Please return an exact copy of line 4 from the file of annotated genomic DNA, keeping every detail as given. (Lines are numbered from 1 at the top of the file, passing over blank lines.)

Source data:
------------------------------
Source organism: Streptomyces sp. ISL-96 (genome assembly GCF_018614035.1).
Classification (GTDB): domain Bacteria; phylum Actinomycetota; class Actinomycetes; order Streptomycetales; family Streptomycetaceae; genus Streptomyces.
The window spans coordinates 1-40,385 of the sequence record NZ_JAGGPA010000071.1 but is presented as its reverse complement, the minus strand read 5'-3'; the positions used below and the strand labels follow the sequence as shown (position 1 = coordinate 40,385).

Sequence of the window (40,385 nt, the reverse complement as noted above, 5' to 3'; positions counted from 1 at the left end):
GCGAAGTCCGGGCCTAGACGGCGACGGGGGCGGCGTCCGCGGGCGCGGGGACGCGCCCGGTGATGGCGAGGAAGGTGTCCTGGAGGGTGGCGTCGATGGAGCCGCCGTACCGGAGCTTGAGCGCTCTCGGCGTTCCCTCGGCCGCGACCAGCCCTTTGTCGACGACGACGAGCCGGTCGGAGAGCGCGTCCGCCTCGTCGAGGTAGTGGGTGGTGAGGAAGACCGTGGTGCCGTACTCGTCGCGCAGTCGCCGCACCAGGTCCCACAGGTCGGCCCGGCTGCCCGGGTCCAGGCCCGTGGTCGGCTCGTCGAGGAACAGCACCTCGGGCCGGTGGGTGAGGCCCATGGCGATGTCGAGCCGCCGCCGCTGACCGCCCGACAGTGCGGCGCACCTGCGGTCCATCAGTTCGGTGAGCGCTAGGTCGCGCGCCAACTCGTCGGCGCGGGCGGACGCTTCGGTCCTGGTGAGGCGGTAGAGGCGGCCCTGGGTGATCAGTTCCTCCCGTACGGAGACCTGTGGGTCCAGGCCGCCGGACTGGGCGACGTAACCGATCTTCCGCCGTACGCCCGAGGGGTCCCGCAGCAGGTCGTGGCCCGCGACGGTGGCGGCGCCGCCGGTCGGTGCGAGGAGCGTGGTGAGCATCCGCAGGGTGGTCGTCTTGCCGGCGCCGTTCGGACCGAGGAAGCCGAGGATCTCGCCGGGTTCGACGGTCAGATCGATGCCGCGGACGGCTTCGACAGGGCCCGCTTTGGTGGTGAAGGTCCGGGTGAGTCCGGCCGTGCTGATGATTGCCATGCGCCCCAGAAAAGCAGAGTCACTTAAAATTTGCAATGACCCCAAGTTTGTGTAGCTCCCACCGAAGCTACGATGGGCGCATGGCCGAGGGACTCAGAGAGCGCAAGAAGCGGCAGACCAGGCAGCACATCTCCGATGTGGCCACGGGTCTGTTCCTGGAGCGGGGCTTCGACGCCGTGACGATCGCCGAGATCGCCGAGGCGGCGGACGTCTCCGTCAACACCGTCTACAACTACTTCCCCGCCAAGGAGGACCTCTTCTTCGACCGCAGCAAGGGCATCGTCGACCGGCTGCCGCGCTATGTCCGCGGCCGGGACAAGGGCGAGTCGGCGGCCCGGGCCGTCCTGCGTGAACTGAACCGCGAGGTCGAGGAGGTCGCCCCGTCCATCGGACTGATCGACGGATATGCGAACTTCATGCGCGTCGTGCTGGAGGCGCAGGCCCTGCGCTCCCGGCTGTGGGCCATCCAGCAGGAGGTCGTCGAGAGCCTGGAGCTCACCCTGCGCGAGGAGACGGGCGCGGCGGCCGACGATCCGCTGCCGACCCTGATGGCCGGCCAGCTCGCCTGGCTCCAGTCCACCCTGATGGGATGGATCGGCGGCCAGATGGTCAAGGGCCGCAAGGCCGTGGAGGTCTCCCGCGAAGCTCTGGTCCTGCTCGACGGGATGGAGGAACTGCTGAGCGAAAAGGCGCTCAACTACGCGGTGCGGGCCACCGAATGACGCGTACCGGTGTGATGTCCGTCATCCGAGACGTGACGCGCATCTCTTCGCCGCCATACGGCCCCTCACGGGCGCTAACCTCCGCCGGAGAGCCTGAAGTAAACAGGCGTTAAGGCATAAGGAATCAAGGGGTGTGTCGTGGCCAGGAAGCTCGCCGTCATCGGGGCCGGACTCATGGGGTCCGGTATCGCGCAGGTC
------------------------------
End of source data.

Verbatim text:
Sequence of the window (40,385 nt, the reverse complement as noted above, 5' to 3'; positions counted from 1 at the left end):